April 2010

‘the whole POV from which the necessity arose’ – Stanislas on his father, Balthus

– Eric Gill, Girl with a deer. Ex libris Ananda Coomaraswamy, 1925

the true appreciation of art … the philosopher A.K. Coomaraswamy warns us, ‘must not be confused with a psycho-analysis of our likes and dislikes dignified by the name of “aesthetic reactions” … The study of art, it is to have any cultural value, will demand two far more difficult operations than this, in the first place an understanding and acceptance of the whole point of view from which the necessity for the work arose, and in the second place a bringing to life in ourselves of the form in which the artist conceived the work and by which he judged it. …’ …

– Ananda K. Coomaraswamy

Should one be able to overcome the superficial handicap of one’s ‘aesthetic reactions’ (described by the anthropologist R. Firth as ‘an excrescence upon a genuine interest in art which seems peculiar to civilized peoples’), one might then be able to penetrate the deeper meaning of the work and thus truly to judge it.

– Stanislas Klossowski de Rola, Balthus, Thames and Hudson, London, 1996, p. 19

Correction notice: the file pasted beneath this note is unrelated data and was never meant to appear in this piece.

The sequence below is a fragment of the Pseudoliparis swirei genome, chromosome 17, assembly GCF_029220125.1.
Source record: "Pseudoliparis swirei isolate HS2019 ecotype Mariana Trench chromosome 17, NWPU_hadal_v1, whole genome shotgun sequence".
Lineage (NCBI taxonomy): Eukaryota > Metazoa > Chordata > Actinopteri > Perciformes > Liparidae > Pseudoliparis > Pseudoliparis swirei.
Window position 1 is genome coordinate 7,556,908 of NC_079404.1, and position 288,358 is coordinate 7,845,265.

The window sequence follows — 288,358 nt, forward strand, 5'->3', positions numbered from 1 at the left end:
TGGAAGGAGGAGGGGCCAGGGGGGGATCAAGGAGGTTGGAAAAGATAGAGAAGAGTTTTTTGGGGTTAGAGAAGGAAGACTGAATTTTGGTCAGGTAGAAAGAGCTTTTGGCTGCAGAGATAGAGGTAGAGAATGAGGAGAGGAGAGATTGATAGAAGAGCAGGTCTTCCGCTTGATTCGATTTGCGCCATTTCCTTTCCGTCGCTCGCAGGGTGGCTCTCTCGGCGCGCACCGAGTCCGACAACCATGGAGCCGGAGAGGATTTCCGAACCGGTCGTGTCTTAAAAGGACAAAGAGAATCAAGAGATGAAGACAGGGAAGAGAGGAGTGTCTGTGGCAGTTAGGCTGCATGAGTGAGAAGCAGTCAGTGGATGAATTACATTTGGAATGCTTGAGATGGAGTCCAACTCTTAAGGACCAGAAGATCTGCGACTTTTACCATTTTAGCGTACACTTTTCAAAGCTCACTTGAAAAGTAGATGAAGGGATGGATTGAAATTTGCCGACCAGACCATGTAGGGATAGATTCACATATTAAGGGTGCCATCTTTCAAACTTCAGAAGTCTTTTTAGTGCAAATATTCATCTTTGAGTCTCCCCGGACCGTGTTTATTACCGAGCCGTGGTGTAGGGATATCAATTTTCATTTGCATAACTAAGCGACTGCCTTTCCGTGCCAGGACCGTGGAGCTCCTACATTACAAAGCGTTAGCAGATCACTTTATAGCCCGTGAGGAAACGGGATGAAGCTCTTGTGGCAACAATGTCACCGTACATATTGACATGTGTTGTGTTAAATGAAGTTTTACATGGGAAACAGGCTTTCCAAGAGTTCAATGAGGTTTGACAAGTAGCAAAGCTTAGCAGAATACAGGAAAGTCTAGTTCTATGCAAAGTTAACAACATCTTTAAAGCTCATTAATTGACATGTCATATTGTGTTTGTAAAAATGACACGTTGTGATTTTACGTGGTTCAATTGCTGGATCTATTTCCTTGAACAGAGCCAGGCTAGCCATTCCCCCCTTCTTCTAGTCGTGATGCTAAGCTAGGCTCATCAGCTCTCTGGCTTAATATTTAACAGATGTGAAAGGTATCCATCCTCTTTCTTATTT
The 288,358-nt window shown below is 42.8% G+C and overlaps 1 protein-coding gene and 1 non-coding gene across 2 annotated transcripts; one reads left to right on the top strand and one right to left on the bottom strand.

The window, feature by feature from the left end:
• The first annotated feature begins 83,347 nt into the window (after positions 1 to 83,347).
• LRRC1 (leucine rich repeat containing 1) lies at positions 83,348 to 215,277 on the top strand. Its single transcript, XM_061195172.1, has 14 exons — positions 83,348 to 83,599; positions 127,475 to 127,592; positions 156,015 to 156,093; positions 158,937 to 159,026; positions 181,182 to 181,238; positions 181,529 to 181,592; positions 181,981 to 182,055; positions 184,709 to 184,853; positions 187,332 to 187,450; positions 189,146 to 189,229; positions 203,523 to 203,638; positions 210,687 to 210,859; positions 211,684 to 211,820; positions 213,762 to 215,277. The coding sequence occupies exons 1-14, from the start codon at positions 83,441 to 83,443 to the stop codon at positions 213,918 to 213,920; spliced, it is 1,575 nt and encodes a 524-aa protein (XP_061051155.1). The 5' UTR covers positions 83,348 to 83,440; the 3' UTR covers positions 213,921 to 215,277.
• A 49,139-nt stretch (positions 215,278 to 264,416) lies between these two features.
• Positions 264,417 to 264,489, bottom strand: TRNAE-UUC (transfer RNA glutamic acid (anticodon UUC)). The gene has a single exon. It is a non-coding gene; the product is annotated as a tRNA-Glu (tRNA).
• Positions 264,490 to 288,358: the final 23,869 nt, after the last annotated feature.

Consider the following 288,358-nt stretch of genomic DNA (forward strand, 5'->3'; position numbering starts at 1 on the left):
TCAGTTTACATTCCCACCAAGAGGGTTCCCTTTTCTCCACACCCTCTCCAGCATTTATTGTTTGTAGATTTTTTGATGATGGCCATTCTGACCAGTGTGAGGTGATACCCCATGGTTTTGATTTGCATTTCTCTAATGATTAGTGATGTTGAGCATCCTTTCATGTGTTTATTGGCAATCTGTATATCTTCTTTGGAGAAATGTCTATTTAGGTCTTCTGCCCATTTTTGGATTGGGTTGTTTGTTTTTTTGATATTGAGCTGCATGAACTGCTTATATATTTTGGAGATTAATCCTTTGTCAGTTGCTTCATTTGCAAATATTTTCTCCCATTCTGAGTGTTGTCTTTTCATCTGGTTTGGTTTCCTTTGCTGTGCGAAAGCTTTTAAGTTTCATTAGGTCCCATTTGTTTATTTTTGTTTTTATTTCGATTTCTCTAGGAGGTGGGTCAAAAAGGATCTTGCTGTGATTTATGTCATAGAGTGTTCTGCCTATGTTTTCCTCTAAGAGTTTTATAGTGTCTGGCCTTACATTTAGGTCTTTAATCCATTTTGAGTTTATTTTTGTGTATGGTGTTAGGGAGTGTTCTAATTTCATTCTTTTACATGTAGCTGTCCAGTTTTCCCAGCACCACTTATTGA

– Stella Bloch, photograph by Ananda Kentish Coomaraswamy, c. 1920


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demonic difference and planar repetition – Foucault on Klossowski, with manual

The simulacrum still presents itself in its sparkling freshness, without resorting to the enigma of signs. There, phantasms are the welcome of appearance in the light of origin. But this origin is one that by its own movement recedes into an inaccessible remoteness. Diana at her bath, the goddess stealing away into the water at the moment in which she offers herself to the gaze, is not only the turning away of the Greek gods; it is the moment in which the intact unity of the divine “reflects its divinity in a virgin body,” and thereby doubles into a demon who makes her, at a distance from herself, appear chaste and at the same time offers her to the violence of the Goat.

– Michel Foucault, “The Prose of Actæon,” pp. xxi-xxxviii, in Pierre Klossowski’s The Baphomet, (dedicated by the author to Michel Foucault,) Eridanos Press, New York, 1988, p. xxxv

in a single layer of language there opens up that inner distance of identity that enables the work to exist in the very presence of the work and enables the work to slip away inside this commentary, which is nevertheless its only form of existence: the mystery of real presence and the enigma of the Same.

– Ibid. p. xxxvi


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